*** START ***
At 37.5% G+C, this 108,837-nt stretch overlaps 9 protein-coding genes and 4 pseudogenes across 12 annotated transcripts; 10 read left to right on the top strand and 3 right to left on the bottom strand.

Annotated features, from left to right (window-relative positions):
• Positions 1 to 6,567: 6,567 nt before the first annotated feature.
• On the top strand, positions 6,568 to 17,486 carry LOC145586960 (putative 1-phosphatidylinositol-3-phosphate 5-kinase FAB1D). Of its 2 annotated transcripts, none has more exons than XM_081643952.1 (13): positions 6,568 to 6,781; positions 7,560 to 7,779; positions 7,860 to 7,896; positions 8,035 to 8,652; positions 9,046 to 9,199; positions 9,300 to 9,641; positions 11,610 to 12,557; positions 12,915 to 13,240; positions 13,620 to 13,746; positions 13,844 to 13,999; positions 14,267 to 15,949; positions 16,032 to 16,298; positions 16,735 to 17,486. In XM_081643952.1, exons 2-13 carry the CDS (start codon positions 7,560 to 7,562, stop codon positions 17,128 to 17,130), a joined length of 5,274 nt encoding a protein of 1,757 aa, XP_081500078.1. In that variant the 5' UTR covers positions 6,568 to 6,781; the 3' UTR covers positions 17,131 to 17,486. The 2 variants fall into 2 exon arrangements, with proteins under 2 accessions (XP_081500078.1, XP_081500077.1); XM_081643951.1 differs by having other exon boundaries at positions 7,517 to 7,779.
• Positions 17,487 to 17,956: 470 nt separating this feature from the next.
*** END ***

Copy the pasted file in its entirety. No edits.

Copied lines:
At 37.5% G+C, this 108,837-nt stretch overlaps 9 protein-coding genes and 4 pseudogenes across 12 annotated transcripts; 10 read left to right on the top strand and 3 right to left on the bottom strand.

Annotated features, from left to right (window-relative positions):
• Positions 1 to 6,567: 6,567 nt before the first annotated feature.
• On the top strand, positions 6,568 to 17,486 carry LOC145586960 (putative 1-phosphatidylinositol-3-phosphate 5-kinase FAB1D). Of its 2 annotated transcripts, none has more exons than XM_081643952.1 (13): positions 6,568 to 6,781; positions 7,560 to 7,779; positions 7,860 to 7,896; positions 8,035 to 8,652; positions 9,046 to 9,199; positions 9,300 to 9,641; positions 11,610 to 12,557; positions 12,915 to 13,240; positions 13,620 to 13,746; positions 13,844 to 13,999; positions 14,267 to 15,949; positions 16,032 to 16,298; positions 16,735 to 17,486. In XM_081643952.1, exons 2-13 carry the CDS (start codon positions 7,560 to 7,562, stop codon positions 17,128 to 17,130), a joined length of 5,274 nt encoding a protein of 1,757 aa, XP_081500078.1. In that variant the 5' UTR covers positions 6,568 to 6,781; the 3' UTR covers positions 17,131 to 17,486. The 2 variants fall into 2 exon arrangements, with proteins under 2 accessions (XP_081500078.1, XP_081500077.1); XM_081643951.1 differs by having other exon boundaries at positions 7,517 to 7,779.
• Positions 17,487 to 17,956: 470 nt separating this feature from the next.